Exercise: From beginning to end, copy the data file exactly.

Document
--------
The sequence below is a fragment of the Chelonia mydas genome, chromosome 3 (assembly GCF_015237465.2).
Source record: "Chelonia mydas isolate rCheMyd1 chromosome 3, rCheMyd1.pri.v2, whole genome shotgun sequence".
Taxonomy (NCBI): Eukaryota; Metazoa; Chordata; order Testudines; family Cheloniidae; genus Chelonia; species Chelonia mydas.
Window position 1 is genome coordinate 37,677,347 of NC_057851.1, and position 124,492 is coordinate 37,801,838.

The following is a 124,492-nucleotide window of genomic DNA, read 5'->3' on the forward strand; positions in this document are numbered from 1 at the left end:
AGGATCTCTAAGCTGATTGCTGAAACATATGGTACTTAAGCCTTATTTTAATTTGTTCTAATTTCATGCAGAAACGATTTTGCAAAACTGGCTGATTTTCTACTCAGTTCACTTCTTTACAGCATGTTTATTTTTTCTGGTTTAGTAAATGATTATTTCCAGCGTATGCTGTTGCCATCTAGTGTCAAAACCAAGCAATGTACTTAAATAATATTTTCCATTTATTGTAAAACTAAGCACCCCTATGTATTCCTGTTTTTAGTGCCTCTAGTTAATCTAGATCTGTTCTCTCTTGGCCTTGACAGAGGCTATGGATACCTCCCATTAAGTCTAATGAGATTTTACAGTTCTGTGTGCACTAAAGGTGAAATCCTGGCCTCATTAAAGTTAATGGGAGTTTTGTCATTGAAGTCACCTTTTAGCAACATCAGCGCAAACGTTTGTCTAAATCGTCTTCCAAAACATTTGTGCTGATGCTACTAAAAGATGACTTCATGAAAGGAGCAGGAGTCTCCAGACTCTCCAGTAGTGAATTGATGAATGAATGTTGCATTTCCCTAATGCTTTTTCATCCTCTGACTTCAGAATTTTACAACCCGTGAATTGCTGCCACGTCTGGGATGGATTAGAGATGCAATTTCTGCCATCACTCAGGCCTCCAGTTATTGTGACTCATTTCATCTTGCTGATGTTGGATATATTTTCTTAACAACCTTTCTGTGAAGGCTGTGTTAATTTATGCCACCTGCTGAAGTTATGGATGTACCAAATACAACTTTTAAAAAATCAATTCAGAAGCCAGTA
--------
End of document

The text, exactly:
The sequence below is a fragment of the Chelonia mydas genome, chromosome 3 (assembly GCF_015237465.2).
Source record: "Chelonia mydas isolate rCheMyd1 chromosome 3, rCheMyd1.pri.v2, whole genome shotgun sequence".
Taxonomy (NCBI): Eukaryota; Metazoa; Chordata; order Testudines; family Cheloniidae; genus Chelonia; species Chelonia mydas.
Window position 1 is genome coordinate 37,677,347 of NC_057851.1, and position 124,492 is coordinate 37,801,838.

The following is a 124,492-nucleotide window of genomic DNA, read 5'->3' on the forward strand; positions in this document are numbered from 1 at the left end:
AGGATCTCTAAGCTGATTGCTGAAACATATGGTACTTAAGCCTTATTTTAATTTGTTCTAATTTCATGCAGAAACGATTTTGCAAAACTGGCTGATTTTCTACTCAGTTCACTTCTTTACAGCATGTTTATTTTTTCTGGTTTAGTAAATGATTATTTCCAGCGTATGCTGTTGCCATCTAGTGTCAAAACCAAGCAATGTACTTAAATAATATTTTCCATTTATTGTAAAACTAAGCACCCCTATGTATTCCTGTTTTTAGTGCCTCTAGTTAATCTAGATCTGTTCTCTCTTGGCCTTGACAGAGGCTATGGATACCTCCCATTAAGTCTAATGAGATTTTACAGTTCTGTGTGCACTAAAGGTGAAATCCTGGCCTCATTAAAGTTAATGGGAGTTTTGTCATTGAAGTCACCTTTTAGCAACATCAGCGCAAACGTTTGTCTAAATCGTCTTCCAAAACATTTGTGCTGATGCTACTAAAAGATGACTTCATGAAAGGAGCAGGAGTCTCCAGACTCTCCAGTAGTGAATTGATGAATGAATGTTGCATTTCCCTAATGCTTTTTCATCCTCTGACTTCAGAATTTTACAACCCGTGAATTGCTGCCACGTCTGGGATGGATTAGAGATGCAATTTCTGCCATCACTCAGGCCTCCAGTTATTGTGACTCATTTCATCTTGCTGATGTTGGATATATTTTCTTAACAACCTTTCTGTGAAGGCTGTGTTAATTTATGCCACCTGCTGAAGTTATGGATGTACCAAATACAACTTTTAAAAAATCAATTCAGAAGCCAGTA